Anne M. Eberhardt

It Takes Only One

The influence of Secretariat as a broodmare sire of line-founding stallions.

The history of the breed is replete with stallions that in some way have reshaped the breed. Indeed, there are examples of sires whose sons and grandsons have accomplished this in one or more countries—the Nearco-Nasrullah-Bold Ruler line being one example of a three-generational influence. Today one could put the singular influences of Mr. Prospector, Storm Cat, and more recently A.P. Indy into that category, which is vividly illustrated by the residents in the top 25 of the current active sires.  

The same could be argued about the effects of stallions whose daughters produced a plethora of leading, and/or great, sires—Chaucer, Discovery, Princequillo, Buckpasser, and War Admiral are among those whose grandsons helped shape the 20th century breed worldwide. It can be safely argued that the last half of that century was shaped by daughters of Discovery who left behind the likes of Bold Ruler and Native Dancer—both of whom figure prominently in the discussion of this week’s subject: Secretariat.

The hypothesis here is that there has never been a horse bred in North America that has achieved greater influence as a broodmare sire of line-founding stallions than the son of Bold Ruler (Nasrullah—Miss Disco, by Discovery). This opinion is further underscored by the facts related in the first paragraph: Substitute the name Gone West for Mr. Prospector and you have the proof of the pudding—and what a mixture it is.

In the interests of full disclosure, it must be reported that DataTrack has espoused the qualities of Secretariat as a broodmare sire in other publications since the mid-1990s, and I had the honor of selecting him as a chef-de-race, specifically as an Intermediate and Solid influence. Those categories were selected because of his ability to “mix or blend” the racing aptitudes expressed in a wide variety of bloodlines into achieving racing success.

The argument made was that Secretariat was basically misconceived as a speed horse when he went to stud (look at how many records he set), which prompted breeders to send him stamina-oriented mares. 

This was categorically inaccurate in a biomechanical sense: Secretariat was fast because he had power, but he was a great racehorse because he combined that power with an incredibly long stride that tipped him biomechanically into a “stride,” rather than “power” phenotype. Given that aptitude, he needed mares that were fast or were infused with power. He got that in Great Lady M., dam of Horse of the Year Lady’s Secret. But then Secretariat’s daughters got power in spades from major sires Storm Bird, Seattle Slew, and Mr. Prospector, who sired Storm Cat, A.P. Indy, and Gone West, respectively.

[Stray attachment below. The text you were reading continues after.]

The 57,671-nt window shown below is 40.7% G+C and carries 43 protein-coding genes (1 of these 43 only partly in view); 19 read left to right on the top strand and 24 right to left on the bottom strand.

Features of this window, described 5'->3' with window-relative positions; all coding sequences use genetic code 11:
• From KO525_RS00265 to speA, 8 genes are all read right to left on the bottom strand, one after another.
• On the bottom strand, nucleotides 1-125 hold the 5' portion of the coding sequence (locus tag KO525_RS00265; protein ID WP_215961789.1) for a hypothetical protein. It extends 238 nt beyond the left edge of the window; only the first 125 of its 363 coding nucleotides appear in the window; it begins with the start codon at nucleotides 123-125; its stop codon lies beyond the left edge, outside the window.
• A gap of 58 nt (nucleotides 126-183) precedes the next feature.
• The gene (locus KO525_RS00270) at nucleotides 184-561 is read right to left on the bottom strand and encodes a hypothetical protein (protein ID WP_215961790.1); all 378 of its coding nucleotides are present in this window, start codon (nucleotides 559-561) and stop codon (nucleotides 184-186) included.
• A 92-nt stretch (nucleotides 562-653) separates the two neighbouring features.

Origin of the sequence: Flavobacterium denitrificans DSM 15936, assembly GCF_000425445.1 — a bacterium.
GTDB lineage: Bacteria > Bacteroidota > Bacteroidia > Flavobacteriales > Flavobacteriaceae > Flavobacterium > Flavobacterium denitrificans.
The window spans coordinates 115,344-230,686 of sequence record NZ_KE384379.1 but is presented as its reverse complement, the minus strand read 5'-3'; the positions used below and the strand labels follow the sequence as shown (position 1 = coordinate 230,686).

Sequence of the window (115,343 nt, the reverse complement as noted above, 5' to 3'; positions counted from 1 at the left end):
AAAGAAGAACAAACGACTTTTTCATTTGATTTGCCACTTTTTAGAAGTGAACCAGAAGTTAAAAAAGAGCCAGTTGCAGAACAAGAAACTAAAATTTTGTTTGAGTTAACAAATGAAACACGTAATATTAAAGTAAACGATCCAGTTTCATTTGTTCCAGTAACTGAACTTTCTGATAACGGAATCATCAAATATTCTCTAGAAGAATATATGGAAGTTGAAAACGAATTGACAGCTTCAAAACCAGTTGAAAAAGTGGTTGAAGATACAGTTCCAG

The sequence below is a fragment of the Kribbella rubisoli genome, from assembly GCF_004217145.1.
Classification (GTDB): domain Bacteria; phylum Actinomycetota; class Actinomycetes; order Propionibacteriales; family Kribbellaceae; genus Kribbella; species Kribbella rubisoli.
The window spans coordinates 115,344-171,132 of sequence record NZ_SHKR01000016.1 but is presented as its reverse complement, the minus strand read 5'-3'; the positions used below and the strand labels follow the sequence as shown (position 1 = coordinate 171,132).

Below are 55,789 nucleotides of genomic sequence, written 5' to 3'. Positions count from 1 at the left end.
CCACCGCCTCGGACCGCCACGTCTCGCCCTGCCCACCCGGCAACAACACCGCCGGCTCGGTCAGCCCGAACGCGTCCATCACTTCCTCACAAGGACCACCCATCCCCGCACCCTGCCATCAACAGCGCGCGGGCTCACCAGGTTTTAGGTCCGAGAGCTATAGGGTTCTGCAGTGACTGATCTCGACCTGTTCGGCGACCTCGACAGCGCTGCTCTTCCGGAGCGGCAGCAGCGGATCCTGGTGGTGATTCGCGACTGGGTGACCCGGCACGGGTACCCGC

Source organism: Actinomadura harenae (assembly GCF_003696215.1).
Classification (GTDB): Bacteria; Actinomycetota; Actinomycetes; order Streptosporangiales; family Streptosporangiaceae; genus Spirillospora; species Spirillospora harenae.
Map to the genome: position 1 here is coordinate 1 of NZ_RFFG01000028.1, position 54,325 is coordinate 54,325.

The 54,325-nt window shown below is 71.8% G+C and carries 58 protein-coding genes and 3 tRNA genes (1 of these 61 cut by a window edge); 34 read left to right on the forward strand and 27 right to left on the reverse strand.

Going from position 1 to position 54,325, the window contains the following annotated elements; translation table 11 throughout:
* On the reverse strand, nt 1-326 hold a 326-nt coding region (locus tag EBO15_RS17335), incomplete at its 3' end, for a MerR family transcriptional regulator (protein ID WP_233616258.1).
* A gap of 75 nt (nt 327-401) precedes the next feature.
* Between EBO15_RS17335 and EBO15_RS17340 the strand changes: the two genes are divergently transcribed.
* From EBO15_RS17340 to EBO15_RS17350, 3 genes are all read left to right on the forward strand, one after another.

And then the 21st century came along. 

Storm Cat established a completely different type of sire line, one that was versatile enough to produce classic winners and sprinting champions. The top 25 of 2017 features Harlan’s Holiday, his son Into Mischief , Scat Daddy, Giant's Causeway , and his son Eskendereya. 

A.P. Indy has generally succeeded in “holding the classic middle” when it comes to categorizing the exploits of his sons and grandsons. The top 25 features Tapit , Malibu Moon , Bernardini , Majestic Warrior, and Mineshaft 

And Gone West, who seemed to have drifted into a speed influence, mostly through Speightstown , has recently seen the more flexible Elusive Quality branch roaring to life through Quality Road , while Grand Slam is succeeding in Argentina with Fire Slam.

As in most of life, it often takes only one individual to change the tide. This, then is the legacy of a horse who was always considered to be something of a sport—an outlier whose exploits could not be categorized or compared on the racetrack.  That he has achieved such exalted status as a broodmare sire is something not even his most ardent admirers could have hoped for, or expected.  

To that we say, “Thanks, Sport.”